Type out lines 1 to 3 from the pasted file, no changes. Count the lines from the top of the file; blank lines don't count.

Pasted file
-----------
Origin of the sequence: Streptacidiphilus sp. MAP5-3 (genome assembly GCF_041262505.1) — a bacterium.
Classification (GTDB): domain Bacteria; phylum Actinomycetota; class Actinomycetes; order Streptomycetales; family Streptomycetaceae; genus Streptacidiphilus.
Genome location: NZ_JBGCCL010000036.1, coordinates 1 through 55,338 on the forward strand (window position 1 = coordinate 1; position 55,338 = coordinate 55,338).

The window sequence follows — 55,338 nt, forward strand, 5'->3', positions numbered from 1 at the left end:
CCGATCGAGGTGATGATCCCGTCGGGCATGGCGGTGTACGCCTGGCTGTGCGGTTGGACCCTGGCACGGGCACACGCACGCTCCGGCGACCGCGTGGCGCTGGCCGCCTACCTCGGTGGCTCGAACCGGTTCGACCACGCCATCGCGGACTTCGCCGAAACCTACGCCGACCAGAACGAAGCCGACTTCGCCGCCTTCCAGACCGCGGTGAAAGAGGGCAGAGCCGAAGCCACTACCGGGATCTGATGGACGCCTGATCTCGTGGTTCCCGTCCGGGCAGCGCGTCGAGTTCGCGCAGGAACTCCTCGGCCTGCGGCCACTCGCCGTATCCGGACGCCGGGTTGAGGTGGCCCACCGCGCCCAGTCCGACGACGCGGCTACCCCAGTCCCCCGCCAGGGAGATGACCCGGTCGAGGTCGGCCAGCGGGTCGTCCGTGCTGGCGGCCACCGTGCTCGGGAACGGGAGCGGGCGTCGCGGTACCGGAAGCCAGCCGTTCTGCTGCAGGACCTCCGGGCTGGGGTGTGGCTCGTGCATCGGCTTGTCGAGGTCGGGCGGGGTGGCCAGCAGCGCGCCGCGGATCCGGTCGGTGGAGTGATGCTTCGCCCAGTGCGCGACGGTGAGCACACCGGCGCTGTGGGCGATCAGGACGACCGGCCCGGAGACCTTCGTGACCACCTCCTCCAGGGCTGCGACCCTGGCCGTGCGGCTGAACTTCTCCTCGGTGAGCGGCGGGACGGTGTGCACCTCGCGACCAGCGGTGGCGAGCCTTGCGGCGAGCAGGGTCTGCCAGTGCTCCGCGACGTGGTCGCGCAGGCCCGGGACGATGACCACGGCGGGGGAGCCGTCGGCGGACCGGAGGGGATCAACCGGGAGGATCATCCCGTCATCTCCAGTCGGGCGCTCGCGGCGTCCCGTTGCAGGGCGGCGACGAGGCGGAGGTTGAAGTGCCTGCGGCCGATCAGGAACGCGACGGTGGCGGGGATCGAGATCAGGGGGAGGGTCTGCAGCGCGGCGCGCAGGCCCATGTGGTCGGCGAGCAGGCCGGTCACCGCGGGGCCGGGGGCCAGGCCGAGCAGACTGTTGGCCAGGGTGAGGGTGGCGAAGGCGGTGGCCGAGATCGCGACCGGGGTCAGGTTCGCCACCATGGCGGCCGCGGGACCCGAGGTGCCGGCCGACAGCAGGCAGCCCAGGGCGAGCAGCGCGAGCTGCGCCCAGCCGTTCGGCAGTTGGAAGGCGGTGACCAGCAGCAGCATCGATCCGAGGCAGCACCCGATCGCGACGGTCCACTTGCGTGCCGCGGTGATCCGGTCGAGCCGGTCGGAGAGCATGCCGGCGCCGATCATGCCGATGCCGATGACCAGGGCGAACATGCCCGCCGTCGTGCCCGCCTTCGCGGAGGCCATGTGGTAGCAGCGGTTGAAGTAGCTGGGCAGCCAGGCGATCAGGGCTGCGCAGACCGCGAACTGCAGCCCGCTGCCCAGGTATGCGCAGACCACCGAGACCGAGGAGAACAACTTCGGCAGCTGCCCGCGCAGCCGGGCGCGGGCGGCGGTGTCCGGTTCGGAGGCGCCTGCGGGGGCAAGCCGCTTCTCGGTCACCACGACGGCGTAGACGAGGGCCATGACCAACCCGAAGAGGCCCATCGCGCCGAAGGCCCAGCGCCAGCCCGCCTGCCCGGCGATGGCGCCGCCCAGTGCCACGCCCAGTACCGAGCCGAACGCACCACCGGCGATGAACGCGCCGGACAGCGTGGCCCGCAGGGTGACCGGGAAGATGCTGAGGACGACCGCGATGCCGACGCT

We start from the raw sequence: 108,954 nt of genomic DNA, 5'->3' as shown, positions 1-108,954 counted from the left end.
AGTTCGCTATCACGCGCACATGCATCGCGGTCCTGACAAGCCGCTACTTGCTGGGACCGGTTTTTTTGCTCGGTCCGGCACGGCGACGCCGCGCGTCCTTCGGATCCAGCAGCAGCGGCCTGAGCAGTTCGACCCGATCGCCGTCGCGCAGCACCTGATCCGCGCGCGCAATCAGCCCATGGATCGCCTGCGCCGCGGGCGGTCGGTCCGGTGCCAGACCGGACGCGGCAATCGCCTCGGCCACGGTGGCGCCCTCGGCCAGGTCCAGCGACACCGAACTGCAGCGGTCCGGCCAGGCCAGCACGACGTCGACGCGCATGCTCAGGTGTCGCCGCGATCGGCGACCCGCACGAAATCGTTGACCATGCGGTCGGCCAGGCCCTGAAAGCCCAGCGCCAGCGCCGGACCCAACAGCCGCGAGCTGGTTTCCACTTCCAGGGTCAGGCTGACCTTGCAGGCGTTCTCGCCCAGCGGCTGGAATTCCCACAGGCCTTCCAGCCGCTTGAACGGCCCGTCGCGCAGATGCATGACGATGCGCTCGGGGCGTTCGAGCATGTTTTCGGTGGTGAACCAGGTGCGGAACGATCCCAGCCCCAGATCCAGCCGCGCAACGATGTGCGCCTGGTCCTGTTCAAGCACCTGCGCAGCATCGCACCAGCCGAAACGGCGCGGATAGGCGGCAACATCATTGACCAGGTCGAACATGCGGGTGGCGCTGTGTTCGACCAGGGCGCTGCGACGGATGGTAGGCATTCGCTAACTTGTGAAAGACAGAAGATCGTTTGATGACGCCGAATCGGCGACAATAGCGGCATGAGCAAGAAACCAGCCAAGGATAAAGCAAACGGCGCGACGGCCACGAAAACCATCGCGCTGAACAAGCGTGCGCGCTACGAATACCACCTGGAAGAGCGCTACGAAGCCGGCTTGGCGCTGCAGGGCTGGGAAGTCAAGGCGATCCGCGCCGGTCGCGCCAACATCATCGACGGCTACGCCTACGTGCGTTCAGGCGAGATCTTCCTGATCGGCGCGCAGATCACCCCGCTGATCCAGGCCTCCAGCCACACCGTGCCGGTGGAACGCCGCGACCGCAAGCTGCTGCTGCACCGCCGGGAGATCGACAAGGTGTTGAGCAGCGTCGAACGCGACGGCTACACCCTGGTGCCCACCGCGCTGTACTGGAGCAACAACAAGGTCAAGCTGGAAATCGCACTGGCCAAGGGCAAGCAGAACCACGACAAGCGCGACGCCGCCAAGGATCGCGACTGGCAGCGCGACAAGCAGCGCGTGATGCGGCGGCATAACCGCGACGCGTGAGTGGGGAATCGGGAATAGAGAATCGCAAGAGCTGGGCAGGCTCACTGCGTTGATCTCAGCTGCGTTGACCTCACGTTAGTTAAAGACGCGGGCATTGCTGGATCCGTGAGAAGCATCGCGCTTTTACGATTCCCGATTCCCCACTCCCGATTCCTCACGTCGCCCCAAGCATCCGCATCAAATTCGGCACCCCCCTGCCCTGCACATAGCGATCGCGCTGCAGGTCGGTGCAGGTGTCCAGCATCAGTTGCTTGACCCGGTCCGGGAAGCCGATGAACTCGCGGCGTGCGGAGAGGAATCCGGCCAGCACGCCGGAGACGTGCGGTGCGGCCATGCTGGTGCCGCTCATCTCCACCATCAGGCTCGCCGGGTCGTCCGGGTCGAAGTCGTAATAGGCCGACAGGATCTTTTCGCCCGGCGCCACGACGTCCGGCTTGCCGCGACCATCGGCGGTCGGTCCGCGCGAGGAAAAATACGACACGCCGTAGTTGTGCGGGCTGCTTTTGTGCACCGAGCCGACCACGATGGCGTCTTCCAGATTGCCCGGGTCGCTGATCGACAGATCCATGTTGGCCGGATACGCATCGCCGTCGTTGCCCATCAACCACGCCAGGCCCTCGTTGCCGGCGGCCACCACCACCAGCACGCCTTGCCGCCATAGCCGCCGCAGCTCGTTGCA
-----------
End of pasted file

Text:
Origin of the sequence: Streptacidiphilus sp. MAP5-3 (genome assembly GCF_041262505.1) — a bacterium.
Classification (GTDB): domain Bacteria; phylum Actinomycetota; class Actinomycetes; order Streptomycetales; family Streptomycetaceae; genus Streptacidiphilus.
Genome location: NZ_JBGCCL010000036.1, coordinates 1 through 55,338 on the forward strand (window position 1 = coordinate 1; position 55,338 = coordinate 55,338).